National Poetry Month: On Pinsky and Audience

Donna Cummings  sat next to Paul and me at the Pinsky reading last night, and Cummings typifies for me what I hope National Poetry Month is about. She told me she just began writing poetry, and her teacher at CCC-Eastern told her about the Cuyahoga County Public Library website, "Read and Write, 30 Days of Poetry." She signed on for the site and won tickets for the evening event at the beautiful Ohio Theater of Cleveland's gorgeous and historic Playhouse Square. Good for CCPL for making those tickets available.

Donna Cummings
Pinsky gave his usual allusively rich, well-delivered, funny, personal, and very intelligent reading, beginning with some favorite hits people had mentioned during the day ("Samurai Song" and "Shirt," for example, most of which he recited from memory), then broke out some new work: "Creole," "The City," "Inprovisation on Yiddish," (... a poem, "basically written by my grandmother," he said) "Grief" (a wonderful poem you can find here), a long poem titled "At Pleasure Bay," and a poem from Dante's last canto. Then he handled the Q-A with the polite and brilliant aplomb I have associated with his presentations ever since I first heard him read in 1999. Every "A" of his Q and A's is backed up with perfect examples from literature, all quoted from memory.
There were a lot of excellent poets in the audience last night too-- Sarah Gridley (who introduced
Laura Weldon (l) with CCPL librarian
Laurie Kincer (r) and Tom Kincer (c)
Pinsky), Bob McDonough, Joan Nicholl, John (and Lou) Stickney, Robert Miltner, Bonnie Jacobson, Linda Goodman Robinar, John Burroughs, and Laura Weldon.

I'm of the Big-Tent school of poetry, which is why I love National Poetry Month so much. It's not that I think that all poems are great poems or that anyone who writes is a great poet. And like Pinsky I am more aligned with poetry well-read than poetry performance. However, I am all for poetry performance  (outloud, off the page...), and I do have two "performance poems." And I am for poetry on the page...and in audio and video, with music backup or not.  I don't worry so much about the trivializing of the art of poetry, as some critics of National Poetry Month do, and I don't worry about bad poetry destroying the world or the art as some poets and critics do. Though I don't like reading bad poetry all that much, I've learned from James Wright--just walk to the pasture and invite the insects to join you.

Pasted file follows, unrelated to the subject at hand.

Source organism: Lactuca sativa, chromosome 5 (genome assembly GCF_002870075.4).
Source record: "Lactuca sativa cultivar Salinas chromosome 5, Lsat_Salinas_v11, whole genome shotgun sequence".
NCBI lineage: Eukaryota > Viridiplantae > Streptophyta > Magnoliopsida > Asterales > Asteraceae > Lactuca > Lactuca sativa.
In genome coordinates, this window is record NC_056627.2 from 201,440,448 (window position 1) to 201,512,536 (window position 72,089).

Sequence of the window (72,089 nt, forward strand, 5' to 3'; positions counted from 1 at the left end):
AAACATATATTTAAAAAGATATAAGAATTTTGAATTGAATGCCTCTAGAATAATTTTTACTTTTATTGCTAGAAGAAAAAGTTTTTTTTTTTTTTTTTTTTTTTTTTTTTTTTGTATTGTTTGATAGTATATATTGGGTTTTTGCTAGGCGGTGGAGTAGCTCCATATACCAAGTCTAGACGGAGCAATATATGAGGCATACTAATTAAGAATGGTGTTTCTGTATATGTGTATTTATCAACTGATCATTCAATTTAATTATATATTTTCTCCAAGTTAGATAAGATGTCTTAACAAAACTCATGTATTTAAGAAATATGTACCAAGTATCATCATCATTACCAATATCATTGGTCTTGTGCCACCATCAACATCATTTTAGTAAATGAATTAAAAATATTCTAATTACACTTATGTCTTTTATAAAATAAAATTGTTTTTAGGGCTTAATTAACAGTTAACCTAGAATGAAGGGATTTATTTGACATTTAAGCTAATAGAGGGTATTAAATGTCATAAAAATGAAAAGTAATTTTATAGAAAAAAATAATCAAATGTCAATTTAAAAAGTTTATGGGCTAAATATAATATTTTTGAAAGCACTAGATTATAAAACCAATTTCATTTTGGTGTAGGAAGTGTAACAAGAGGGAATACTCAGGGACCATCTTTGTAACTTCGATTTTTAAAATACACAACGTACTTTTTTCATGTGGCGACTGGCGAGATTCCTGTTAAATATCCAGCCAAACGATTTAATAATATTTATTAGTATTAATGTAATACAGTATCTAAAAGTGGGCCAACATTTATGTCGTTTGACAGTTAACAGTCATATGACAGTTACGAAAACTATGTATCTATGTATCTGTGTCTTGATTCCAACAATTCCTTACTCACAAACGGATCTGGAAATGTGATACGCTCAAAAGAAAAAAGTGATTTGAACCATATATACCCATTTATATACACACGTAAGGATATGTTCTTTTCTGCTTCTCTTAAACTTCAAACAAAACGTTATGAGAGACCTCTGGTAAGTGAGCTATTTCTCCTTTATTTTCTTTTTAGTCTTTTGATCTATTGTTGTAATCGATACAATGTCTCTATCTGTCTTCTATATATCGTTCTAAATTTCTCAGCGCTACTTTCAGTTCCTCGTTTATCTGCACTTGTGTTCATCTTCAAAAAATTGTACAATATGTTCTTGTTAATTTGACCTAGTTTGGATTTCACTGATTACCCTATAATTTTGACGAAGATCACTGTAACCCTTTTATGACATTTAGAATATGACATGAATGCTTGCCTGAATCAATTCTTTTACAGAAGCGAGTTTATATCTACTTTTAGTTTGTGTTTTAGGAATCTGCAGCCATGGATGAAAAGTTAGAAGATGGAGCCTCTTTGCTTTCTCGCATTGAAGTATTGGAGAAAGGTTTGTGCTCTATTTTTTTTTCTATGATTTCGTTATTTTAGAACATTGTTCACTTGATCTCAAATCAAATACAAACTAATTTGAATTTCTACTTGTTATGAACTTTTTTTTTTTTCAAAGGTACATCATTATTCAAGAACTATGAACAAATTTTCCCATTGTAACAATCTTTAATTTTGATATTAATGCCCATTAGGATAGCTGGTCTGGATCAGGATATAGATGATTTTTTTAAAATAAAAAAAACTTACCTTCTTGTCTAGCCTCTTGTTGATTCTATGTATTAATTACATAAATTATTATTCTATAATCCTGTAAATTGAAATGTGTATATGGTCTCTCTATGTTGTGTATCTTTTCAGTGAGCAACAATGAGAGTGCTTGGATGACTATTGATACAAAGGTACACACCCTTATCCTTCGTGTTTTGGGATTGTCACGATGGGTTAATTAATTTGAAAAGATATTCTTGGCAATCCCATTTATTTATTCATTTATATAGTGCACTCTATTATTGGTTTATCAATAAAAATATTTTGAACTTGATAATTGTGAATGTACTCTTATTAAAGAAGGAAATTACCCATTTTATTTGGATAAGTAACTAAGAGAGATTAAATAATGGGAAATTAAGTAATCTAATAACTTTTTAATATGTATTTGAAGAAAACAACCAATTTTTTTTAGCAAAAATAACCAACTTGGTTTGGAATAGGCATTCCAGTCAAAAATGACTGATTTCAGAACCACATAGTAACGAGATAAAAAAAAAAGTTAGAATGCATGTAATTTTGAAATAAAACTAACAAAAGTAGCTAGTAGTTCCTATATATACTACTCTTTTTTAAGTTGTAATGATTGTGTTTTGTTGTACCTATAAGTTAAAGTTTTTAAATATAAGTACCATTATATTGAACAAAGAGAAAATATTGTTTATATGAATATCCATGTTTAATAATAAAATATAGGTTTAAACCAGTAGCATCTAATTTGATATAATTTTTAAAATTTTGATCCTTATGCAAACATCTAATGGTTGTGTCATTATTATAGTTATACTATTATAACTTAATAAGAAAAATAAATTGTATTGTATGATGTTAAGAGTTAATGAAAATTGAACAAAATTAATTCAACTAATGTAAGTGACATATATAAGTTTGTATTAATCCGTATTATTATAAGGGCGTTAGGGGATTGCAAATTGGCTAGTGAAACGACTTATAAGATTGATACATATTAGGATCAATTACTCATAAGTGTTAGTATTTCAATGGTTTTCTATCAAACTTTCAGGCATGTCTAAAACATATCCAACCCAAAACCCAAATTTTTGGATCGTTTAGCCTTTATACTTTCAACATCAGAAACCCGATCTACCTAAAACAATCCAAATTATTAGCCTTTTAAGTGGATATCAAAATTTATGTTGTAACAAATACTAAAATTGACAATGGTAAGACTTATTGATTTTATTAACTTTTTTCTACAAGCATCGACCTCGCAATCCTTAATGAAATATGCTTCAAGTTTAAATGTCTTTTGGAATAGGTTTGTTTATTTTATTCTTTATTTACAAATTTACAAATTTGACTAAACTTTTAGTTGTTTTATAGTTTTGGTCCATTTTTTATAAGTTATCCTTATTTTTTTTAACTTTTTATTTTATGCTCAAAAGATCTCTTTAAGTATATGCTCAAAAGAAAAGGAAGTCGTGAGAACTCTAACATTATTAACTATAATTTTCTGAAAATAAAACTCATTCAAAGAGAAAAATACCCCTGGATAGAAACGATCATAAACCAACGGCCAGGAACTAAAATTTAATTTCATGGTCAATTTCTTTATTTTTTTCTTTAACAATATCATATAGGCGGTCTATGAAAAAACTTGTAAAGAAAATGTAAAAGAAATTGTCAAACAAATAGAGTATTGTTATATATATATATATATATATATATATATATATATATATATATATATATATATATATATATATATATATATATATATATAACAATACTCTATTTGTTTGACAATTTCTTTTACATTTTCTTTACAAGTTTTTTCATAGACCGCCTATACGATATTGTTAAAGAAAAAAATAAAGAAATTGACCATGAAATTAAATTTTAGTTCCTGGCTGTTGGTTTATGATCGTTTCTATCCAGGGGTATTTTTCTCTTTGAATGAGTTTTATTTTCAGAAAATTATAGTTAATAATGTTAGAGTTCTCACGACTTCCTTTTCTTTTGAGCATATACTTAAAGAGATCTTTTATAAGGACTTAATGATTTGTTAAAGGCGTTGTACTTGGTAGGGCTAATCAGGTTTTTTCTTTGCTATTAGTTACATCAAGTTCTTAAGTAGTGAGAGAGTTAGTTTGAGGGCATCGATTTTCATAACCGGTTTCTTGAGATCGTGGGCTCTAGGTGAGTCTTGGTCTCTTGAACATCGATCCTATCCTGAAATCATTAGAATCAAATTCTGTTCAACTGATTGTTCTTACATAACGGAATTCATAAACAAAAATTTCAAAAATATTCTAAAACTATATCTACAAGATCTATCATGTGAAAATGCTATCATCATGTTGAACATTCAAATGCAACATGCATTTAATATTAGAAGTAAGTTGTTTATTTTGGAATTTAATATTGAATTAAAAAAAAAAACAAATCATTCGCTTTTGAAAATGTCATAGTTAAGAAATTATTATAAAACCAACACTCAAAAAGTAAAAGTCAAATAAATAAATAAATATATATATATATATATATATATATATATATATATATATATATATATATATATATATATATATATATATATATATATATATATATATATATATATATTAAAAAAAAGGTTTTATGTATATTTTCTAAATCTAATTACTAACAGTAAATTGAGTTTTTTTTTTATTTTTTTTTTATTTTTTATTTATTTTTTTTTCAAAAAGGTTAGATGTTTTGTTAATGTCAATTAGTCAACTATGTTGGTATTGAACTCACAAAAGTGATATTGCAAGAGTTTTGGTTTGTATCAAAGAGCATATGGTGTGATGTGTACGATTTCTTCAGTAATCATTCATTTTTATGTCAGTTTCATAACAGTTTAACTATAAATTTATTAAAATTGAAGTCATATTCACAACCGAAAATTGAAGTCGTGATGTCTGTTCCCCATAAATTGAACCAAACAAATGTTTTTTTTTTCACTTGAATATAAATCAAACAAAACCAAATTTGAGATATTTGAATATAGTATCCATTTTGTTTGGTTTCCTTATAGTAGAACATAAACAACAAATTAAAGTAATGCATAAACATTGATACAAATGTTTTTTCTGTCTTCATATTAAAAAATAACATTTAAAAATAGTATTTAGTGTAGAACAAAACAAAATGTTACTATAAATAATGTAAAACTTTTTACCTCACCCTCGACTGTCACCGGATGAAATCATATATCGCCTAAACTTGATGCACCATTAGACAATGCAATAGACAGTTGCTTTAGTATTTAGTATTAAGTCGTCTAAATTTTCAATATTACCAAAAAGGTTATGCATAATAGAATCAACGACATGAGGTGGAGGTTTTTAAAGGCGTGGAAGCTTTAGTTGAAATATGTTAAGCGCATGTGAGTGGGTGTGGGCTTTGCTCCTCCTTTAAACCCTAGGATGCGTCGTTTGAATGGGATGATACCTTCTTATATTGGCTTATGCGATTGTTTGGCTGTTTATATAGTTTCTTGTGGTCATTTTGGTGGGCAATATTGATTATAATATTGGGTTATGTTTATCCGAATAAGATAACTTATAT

But what I am REALLY for is encouraging people to come into the tent and listen, to have their favorite poems and say why. To make videos and sound files and websites and blogs of poems as well as pages. All of which is to say, I am really for Pinsky and for Donna Cummings. She left before I got to ask her how she liked the reading. I hope she did. I hope she continues to write.


  1. Thank you for welcoming us into poetry's Big Tent, Diane, especially through your work on Read + Write. Now, will someone tell Laura Weldon to stop making silly faces every time her photo is taken?

  2. Dear Diane, thank you for this. I have to say I agree wholeheartedly.

  3. Sounds like it was a great one! Wish I had time to do everything--